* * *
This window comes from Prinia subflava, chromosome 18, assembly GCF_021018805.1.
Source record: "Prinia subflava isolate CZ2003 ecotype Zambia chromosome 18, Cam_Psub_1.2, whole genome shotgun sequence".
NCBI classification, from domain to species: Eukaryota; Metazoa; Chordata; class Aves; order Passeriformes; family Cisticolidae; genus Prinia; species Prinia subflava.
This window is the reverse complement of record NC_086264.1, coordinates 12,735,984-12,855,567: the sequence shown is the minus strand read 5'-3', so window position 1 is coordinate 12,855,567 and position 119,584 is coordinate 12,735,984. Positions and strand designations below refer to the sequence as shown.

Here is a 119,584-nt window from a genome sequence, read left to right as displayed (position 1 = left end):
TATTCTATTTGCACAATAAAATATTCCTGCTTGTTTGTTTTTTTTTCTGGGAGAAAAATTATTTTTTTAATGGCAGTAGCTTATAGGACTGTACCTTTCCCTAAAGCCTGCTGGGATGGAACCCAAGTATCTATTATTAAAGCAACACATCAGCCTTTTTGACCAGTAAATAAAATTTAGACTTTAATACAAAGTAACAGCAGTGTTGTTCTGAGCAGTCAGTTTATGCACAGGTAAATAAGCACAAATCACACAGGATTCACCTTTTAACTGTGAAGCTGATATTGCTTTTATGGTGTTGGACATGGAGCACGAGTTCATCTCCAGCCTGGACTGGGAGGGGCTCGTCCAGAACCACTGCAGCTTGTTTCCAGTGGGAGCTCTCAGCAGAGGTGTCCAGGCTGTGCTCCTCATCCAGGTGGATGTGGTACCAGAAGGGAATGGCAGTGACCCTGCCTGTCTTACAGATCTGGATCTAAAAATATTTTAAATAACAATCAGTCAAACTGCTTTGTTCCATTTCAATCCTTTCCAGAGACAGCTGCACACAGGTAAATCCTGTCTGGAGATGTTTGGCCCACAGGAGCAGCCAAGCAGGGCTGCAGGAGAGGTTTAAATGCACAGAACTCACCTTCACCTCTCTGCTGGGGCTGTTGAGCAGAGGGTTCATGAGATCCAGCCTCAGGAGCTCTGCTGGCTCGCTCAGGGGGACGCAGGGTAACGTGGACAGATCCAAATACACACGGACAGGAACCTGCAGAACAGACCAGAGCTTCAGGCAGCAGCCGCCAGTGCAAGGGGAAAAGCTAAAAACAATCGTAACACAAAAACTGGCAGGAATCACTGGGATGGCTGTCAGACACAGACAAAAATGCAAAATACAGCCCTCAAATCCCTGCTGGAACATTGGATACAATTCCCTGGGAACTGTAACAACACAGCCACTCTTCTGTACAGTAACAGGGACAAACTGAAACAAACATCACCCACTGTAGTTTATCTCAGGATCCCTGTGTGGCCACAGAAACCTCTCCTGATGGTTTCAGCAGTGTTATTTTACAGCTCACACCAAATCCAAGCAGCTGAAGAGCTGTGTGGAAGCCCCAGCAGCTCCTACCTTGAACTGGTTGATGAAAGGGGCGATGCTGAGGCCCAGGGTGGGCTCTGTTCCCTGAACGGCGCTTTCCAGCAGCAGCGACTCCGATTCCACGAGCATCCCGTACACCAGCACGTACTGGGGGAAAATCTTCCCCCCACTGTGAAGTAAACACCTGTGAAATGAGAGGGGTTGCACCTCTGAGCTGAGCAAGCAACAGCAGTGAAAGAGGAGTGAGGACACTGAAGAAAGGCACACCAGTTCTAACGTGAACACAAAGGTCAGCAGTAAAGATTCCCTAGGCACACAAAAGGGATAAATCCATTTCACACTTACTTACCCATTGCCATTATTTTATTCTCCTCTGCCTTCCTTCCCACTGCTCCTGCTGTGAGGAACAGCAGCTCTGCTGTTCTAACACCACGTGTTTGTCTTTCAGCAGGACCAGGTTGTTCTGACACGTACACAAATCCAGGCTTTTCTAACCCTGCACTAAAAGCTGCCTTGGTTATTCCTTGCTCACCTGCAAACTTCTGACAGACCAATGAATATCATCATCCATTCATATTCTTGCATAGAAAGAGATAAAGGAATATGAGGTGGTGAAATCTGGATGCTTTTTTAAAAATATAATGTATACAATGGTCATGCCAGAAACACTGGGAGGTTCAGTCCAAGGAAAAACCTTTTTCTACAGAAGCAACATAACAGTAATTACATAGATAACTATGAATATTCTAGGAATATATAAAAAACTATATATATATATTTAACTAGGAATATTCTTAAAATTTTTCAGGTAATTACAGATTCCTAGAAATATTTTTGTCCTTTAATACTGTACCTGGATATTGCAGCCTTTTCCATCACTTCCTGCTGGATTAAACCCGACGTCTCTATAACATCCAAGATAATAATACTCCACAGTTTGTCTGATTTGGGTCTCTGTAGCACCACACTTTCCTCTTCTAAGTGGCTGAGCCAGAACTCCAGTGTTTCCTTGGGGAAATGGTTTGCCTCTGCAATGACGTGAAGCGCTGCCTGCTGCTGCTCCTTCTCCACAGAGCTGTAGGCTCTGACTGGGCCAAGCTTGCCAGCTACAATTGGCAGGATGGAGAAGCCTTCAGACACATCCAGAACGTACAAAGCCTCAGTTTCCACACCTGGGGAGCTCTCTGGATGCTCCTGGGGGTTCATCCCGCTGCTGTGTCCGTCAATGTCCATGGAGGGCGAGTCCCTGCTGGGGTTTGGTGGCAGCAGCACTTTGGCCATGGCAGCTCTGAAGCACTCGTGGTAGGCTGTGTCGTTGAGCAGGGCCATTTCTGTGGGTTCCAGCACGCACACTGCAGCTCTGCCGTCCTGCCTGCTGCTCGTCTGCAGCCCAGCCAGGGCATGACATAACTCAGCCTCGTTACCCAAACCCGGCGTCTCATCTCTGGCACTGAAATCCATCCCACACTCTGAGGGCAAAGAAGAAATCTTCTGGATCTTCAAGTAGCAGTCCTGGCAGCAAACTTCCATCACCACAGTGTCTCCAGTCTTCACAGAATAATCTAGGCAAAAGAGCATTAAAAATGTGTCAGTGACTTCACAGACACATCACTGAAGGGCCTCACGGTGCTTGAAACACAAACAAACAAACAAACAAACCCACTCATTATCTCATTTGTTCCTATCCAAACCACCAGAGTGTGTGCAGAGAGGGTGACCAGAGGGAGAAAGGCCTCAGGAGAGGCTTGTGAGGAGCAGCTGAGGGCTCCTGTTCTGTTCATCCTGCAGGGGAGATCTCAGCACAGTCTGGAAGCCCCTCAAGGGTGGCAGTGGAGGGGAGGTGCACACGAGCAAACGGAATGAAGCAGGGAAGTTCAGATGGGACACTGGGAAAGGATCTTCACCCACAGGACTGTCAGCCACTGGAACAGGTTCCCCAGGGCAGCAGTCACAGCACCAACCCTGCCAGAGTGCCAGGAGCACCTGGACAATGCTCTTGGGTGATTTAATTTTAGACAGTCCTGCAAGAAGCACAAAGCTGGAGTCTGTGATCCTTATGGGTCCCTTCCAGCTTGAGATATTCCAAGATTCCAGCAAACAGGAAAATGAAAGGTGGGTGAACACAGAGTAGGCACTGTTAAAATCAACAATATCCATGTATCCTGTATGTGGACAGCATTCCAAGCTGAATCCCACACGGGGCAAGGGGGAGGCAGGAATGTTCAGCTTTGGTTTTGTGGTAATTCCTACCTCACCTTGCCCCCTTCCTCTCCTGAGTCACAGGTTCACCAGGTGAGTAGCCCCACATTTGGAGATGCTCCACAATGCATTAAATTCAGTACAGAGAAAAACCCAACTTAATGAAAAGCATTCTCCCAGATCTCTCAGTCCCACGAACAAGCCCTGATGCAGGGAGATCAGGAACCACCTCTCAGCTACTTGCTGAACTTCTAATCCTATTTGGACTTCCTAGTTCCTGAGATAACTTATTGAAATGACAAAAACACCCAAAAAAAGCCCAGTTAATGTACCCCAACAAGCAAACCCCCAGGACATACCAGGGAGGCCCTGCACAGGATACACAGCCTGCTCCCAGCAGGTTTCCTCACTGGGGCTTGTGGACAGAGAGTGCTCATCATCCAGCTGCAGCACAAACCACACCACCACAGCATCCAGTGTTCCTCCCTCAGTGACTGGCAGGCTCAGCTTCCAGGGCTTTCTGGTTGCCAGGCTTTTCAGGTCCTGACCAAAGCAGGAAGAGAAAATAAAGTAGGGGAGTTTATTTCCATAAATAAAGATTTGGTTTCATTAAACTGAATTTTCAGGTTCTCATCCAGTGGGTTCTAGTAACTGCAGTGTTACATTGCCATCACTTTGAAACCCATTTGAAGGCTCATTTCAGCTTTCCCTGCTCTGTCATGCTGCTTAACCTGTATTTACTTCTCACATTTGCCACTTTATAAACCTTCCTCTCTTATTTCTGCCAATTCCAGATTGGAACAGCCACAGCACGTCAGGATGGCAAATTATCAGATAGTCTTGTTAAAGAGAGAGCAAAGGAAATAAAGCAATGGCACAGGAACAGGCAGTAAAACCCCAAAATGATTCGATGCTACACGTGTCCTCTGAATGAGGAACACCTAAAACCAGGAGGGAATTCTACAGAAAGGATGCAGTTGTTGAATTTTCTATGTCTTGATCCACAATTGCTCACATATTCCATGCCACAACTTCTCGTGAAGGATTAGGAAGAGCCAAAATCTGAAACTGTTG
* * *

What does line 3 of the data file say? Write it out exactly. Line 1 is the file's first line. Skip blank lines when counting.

NCBI classification, from domain to species: Eukaryota; Metazoa; Chordata; class Aves; order Passeriformes; family Cisticolidae; genus Prinia; species Prinia subflava.